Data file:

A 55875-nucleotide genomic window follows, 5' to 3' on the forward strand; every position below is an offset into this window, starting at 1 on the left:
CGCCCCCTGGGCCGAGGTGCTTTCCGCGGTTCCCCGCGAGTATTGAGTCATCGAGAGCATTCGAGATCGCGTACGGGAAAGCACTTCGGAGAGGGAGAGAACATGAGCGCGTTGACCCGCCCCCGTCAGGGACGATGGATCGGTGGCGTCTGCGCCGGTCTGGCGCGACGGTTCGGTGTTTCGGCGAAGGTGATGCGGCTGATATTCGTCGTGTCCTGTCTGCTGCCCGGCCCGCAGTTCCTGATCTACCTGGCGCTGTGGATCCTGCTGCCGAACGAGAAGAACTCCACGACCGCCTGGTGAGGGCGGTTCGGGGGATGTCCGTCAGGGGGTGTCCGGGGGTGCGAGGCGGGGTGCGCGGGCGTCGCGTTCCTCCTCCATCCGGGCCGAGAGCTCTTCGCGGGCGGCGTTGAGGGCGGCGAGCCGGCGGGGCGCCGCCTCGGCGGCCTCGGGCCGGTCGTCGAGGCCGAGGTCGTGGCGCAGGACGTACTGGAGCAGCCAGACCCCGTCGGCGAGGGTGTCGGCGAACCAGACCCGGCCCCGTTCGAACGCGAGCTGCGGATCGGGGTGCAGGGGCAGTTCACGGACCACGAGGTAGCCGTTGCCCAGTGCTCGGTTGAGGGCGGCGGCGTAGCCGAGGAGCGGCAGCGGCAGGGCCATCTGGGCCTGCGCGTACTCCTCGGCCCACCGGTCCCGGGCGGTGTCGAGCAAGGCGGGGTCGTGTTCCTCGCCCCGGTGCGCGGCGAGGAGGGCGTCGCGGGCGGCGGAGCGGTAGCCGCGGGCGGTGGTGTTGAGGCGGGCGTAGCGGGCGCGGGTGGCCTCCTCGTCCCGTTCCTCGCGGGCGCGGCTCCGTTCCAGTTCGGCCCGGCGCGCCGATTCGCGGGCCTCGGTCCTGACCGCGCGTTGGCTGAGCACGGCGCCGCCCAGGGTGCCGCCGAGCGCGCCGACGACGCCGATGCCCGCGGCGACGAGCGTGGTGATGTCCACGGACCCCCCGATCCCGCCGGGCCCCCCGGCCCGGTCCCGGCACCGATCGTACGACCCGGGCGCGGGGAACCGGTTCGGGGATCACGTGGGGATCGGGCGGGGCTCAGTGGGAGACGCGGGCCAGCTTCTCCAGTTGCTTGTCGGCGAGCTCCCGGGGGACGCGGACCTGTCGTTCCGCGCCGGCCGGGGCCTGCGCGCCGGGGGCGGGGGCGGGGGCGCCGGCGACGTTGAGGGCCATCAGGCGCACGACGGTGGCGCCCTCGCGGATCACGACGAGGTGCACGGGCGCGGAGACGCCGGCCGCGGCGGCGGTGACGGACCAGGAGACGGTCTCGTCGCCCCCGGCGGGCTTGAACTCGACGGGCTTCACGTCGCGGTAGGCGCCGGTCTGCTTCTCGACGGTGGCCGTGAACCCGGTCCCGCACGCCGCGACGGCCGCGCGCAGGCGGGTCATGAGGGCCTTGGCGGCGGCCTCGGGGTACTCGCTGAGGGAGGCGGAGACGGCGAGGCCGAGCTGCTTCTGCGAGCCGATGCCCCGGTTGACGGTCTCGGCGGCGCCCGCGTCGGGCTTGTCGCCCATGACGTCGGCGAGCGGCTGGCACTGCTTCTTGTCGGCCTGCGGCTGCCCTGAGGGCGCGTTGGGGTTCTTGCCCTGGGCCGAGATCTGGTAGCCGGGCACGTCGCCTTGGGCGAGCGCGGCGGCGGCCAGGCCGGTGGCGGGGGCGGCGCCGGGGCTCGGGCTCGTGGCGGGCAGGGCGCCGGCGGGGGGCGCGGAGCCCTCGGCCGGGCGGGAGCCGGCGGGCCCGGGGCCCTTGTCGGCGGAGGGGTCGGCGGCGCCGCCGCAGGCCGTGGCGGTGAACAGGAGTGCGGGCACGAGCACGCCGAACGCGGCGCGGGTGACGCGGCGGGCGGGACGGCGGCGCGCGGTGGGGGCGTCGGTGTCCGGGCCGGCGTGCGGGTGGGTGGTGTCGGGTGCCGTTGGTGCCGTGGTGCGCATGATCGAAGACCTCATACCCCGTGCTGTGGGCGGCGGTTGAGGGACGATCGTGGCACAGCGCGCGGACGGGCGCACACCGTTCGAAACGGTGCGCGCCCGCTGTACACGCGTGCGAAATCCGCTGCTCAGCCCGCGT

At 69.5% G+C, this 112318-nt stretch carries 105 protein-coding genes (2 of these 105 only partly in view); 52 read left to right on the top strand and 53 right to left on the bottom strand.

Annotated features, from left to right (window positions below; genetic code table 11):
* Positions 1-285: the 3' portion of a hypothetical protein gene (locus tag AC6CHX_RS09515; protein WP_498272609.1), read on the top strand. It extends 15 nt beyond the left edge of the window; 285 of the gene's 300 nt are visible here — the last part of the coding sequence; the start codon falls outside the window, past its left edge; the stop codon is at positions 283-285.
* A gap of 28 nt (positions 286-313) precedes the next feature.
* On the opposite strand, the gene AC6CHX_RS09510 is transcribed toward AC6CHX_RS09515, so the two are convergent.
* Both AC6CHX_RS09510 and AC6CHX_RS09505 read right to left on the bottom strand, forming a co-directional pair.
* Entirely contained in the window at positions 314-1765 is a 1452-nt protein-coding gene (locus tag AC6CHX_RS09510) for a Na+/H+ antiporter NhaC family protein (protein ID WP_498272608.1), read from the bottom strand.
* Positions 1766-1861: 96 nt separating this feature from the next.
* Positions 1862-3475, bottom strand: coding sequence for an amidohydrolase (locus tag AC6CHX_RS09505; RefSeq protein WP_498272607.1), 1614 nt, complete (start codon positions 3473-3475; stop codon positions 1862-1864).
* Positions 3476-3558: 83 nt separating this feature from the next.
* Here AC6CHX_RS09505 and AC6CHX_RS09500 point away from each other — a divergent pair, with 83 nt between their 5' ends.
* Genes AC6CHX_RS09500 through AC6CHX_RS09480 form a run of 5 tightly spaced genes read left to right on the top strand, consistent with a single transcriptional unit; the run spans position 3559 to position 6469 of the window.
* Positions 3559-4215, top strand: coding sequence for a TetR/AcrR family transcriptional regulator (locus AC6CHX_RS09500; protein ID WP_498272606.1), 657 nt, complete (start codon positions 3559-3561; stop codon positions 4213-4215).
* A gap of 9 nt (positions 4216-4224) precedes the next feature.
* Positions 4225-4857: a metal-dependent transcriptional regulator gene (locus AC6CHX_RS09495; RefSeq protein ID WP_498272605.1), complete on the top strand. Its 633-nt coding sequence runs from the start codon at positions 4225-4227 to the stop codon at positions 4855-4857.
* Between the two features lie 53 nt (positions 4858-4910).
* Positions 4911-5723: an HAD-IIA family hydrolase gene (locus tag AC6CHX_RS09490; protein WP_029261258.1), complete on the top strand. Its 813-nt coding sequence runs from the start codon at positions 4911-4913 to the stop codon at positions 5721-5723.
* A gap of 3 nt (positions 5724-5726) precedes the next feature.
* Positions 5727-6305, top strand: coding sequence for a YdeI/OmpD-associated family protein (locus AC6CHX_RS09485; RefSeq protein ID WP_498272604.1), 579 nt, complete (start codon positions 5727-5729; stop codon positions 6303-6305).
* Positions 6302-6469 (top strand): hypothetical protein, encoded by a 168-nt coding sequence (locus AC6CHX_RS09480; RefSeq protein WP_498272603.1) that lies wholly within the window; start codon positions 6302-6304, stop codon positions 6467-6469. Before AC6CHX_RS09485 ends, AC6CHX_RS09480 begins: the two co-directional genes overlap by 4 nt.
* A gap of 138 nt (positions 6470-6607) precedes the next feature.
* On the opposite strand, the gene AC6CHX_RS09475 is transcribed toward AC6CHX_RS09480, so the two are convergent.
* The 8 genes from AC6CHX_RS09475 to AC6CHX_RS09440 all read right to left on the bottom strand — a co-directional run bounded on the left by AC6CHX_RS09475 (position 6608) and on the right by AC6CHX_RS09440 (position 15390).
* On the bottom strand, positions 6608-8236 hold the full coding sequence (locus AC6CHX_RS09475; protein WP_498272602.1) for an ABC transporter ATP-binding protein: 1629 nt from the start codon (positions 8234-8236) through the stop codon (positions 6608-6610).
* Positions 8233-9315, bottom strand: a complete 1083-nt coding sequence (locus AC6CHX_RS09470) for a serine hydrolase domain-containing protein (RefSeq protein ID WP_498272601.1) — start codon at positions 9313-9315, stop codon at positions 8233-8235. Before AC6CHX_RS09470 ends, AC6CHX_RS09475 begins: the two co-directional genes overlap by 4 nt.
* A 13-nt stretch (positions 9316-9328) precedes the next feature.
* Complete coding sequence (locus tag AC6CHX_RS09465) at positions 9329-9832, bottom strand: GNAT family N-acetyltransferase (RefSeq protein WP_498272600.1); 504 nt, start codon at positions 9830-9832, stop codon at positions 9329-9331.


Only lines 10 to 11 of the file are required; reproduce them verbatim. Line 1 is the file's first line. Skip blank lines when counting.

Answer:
* Positions 1766-1861: 96 nt separating this feature from the next.
* Positions 1862-3475, bottom strand: coding sequence for an amidohydrolase (locus tag AC6CHX_RS09505; RefSeq protein WP_498272607.1), 1614 nt, complete (start codon positions 3473-3475; stop codon positions 1862-1864).